[Preached Palm Sunday, A.D. 2007. Image "Christ of the Boulders" by Paul Judson, reproduced from]


Brian & Terah Lites said...

I would like to know if you have any information on the, "Elsewhere it is recorded" part of this sermon. I would like to know where you find the story of the stone being rejected for the temple.


Blase said...

I would also like to know more about the original source of this story, does anyone know?

HermitTalker said...

Nonsense story no historic basis. Stick with the metaphor JESUS.

HermitTalker said...

Nonsense story, no historic record. Stick with the metaphor JESUS and reflect on HIM

Anonymous said...

actually if I read the story literally, it sounds like whoever sent the stones to the site had created one that fit in that spot. it's like saying a miracle occurred when the last piece of the puzzle fits perfectly in the last remaining hole - it was designed that way, even if we didn't see it when the puzzle started.

Unknown said...

I searched for hits on how Solomon's Temple was built to see where a "capstone" might have fit in the architecture. I came across another quote of this story, described as a paraphrase of a rabbinic parable, but no source is given. The cornerstone mentioned in Isaiah 28:16 may also be Messianic; there it seems to refer to a true "cornerstone" whereas the depiction of the stone in this article is more that of a "capstone." It is a little hard to imagine how the "cornerstone" can be rejected, since it is the first stone laid, or how the "capstone" would be sent first without explanation, and would just happen to fit exactly at the end of the construction. Perhaps someone could shed more insight from a knowledge of construction at the time, or research on the architecture of the Solomonic Temple. Note that the Temple was built by Solomon (after David), and the Psalm may have been written by someone else or updated later for use in worship at the Temple. Then again it may have been envisioned ahead of time by David.

Unknown said...

I have seen this story resourced for several years as a traditional Rabbinic midrash, and most recently coming for the lips of Rabbi Ray Vander Laan. As with many parables told by the rabbis through the centuries, it is by design virtually impossible to pen down a "source" in the sense that that our 21st century mindset wishes we could. The point of the story lies not in historical fact, but in how the rabbis creatively used their history to speak truths to their people, just as the need for a historical Good Samaritan,Lazarus and Rich Man, Prodigal Sons, etc. totally misses the point of Jesus' teaching as he engaged in the time-honored teaching tradition of parable.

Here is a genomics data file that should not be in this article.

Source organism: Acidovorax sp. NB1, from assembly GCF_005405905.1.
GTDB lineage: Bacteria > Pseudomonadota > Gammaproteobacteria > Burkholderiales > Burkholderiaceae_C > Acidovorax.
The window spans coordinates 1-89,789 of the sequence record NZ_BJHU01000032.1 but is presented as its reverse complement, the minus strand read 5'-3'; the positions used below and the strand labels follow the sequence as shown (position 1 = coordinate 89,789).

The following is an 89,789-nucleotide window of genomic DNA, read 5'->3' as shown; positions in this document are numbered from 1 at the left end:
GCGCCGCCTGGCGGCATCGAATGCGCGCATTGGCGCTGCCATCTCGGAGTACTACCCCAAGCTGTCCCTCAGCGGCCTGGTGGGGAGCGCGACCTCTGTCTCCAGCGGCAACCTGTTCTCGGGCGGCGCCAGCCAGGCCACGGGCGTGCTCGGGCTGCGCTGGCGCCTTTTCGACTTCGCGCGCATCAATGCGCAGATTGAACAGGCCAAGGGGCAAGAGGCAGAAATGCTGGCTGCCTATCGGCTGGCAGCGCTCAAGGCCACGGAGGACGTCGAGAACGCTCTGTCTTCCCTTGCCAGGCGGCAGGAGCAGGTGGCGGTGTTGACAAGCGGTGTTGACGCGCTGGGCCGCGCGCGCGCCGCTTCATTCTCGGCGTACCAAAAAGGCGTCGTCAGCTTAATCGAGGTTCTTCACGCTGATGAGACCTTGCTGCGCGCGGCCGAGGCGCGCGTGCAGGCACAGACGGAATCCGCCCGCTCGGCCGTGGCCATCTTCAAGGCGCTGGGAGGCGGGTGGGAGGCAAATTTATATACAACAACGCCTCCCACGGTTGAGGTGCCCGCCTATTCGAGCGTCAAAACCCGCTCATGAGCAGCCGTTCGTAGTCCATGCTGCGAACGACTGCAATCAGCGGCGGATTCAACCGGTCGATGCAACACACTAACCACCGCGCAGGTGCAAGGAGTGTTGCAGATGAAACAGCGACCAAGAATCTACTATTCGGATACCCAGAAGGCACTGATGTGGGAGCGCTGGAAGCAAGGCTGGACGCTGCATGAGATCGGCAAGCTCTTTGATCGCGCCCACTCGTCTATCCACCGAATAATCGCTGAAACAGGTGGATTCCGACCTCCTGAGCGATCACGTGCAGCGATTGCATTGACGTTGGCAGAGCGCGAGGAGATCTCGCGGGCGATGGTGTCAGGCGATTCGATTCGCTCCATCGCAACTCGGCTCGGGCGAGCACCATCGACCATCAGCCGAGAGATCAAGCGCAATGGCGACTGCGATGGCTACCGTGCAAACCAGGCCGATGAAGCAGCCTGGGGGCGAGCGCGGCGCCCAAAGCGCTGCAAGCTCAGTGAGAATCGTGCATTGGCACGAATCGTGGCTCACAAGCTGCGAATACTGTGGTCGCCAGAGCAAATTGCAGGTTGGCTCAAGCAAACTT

The story makes clear the point that unless God build the house it will fall; we should follow His design and have Him as the foundation of our lives.
The inclusion of the idea of the rejected corner in Ps 118:22-23, as well as the NT writers quoting from it no less than four different times (putting on the lips of Jesus at least three of those times), and the allusion in Job 38:4-7 to God being the One who 'laid the corner' of Creation, should be enough for us to not reject the midrash and it's intent.

Unknown said...

This is a cute story circulated around involving Jewish tradition with respect to the rejection of the cornerstone with many variations. However, the one actual source I found for this 'tale' is Ellen G. White’s "Desire Of Ages" on page 598. I personally need a source superior to the founder of, at best, A Heterodox Christian denomination, or at worst another thriving Laodecian Age cult. This woman was a false prophetess and example of the deception in the church created when you violate foundational doctrine (see 1 Tim. 2:11-12, 1 Cor. 14:34-35).

True Disciples of Christ should stop propagating this without any tangible sources (except poor Ellen). It’s not in the Bible! At least provide a reference to Rabbinic Midrash where this is espoused. Scripture shows that the laying of the cornerstone of the original temple was a most solemn event (1 Kings 5:17; 6:37; 7:9). Well, what about the 2nd Temple? Scripture records the solemnities with a sanctifying ceremony (Ezra 3:10-11; Haggai 2:15,18-23; Zechariah 3:9; 4:9-10; 8:9). Rabbit Trail: the scriptures in Zechariah are an excellent typology for Revelation 1:4; 3:1; 4:5; and 5:6 along with the seven manifestations of the Holy Spirit identified in Isaiah 11:2.

Anonymous said...

I've got the same problem with this. Wish someone could point to someone with at least a bit of authority in the Jewish historical understanding of the "stone the builders rejected."